AIA Announces 2016 COTE Top Ten Green Awards

Nearly half of the Bioscience Research Building in Galway, Ireland, operates without mechanical ventilation. Image courtesy of AIA.

The American Institute of Architects (AIA) and its Committee on the Environment (COTE) have announced the winners of the 20th annual COTE Top Ten Awards. The awards honor architectural projects that best reflect sustainability and ecological design.

The 2016 COTE Top Ten Awards winners are:

Boston-based firm Payette teamed up with Irish firm Reddy Architecture to complete the Bioscience Research Building (BRB) in Galway, Ireland. 45 percent of the BRB is able to function without mechanical ventilation thanks to a natural ventilation system.

Pittsburgh-based firm The Design Alliance Architects is being recognized for the Center for Sustainable Landscapes (CSL). Designed to become the greenest building in the world, CSL is the first and only building to meet the four highest green certifications.


The Center for Sustainable Landscapes in Pittsburgh. Image by Denmarsh Photography.

San Francisco’s LEED Platinum Certified Exploratorium at Pier 15 takes advantage of the pier’s natural light exposure and the 800-foot-long roof, which is installed with a 1.3-megawatt photovoltaic array. Designed by local firm EHDD, the interactive science museum also uses bay water for cooling and heating.


The Exploratorium at Pier 15 in San Francisco. Image by Bruce Damonte Photography.

The approximately 84,000-square-foot retail and grocery store H-E-B at Mueller in Austin, Texas, has received LEED Gold certification and is designated as a 4-Star Austin Energy Green Building. The design by Lake|Flato Architects, H-E-B Design + Construction, and Selser Schaefer Architects includes optimized daylighting, LED lights, a solar array, and reclaimed water usage for landscape irrigation. Lake|Flato is also being honored for the Dixon Water Foundation Josey Pavilion in Decatur, Texas, which promotes healthy watersheds through sustainable land management.


The H-E-B at Mueller in Austin, Texas. Image by Casey Dunn.


The Dixon Water Foundation Josey Pavilion in Decatur, Texas. Image by Casey Dunn.


Designed by San Francisco firm Leddy Maytum Stacy Architects, the Jacobs Institute for Design Innovation in Berkeley, California, stands out as a model of low-carbon living, cutting its energy usage down to 90 percent below the national average. Leddy Maytum Stacy is recognized again for its collaborative design with Saida + Sullivan Design Partners on the highly efficient Rene Cazenave Apartments in San Francisco.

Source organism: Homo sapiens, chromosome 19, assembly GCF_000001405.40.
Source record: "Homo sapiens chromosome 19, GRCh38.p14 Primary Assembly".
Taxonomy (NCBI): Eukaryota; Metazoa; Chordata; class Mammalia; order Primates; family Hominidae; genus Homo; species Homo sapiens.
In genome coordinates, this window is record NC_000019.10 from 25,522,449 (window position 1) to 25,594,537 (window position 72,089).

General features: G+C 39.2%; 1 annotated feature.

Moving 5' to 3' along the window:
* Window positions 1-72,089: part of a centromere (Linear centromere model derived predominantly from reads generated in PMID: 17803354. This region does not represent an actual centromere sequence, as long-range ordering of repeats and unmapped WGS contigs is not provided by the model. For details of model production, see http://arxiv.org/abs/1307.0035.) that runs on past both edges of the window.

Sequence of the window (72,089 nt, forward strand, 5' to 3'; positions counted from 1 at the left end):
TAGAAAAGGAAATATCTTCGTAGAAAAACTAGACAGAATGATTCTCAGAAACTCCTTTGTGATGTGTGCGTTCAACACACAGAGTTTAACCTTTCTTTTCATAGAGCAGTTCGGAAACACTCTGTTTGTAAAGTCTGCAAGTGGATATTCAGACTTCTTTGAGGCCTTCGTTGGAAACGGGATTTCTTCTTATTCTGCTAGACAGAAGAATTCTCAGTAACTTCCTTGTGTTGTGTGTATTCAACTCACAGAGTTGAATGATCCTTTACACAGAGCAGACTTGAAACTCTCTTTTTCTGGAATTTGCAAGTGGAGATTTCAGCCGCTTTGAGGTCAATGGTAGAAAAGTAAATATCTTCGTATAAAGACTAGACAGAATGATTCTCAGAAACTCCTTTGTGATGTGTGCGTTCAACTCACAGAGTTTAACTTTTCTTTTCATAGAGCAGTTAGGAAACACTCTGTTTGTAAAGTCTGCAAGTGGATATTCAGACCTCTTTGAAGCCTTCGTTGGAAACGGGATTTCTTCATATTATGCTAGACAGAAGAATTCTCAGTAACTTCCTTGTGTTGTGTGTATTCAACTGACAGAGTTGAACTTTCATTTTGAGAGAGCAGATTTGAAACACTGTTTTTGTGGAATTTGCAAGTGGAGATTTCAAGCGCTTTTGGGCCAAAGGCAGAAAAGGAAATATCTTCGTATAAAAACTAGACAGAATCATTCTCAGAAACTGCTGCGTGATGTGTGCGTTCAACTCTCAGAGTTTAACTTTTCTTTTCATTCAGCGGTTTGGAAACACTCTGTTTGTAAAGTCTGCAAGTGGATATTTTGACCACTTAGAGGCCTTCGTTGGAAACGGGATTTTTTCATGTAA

The Jacobs Institute for Design Innovation in Berkeley, California. Image by Patrik Argast.


The Rene Cazenave Apartments in San Francisco. Image by Tim Griffith.

New York–based ZGF Architects’ design of San Diego’s J. Craig Venter Institute earned LEED Platinum certification and became the first net-zero energy laboratory in the U.S. Harley Ellis Devereaux’s 9,500-square-foot West Branch of the Berkeley Public Library is 95-percent daylit and is also California’s first certified Living Building Challenge zero net energy public library. 


The J. Craig Venter Institute in San Diego. Image by Nick Merrick.


The Berkeley Public Library, West Branch, in Berkeley, California. Image by David Wakeley Photography.

The Visual Arts Facility at the University of Wyoming is equipped with one of the largest evacuated tube installations in the U.S. The design by Portland, Oregon-based firm Hacker Architects and Wyoming’s Malone Belton Abel PC was based off studies of the sun’s interaction with interior spaces.


The Visual Arts Facility at the University of Wyoming in Laramie. Image by Lara Swimmer.

Honorees will be awarded at this year’s AIA Convention in Philadelphia, May 19–21.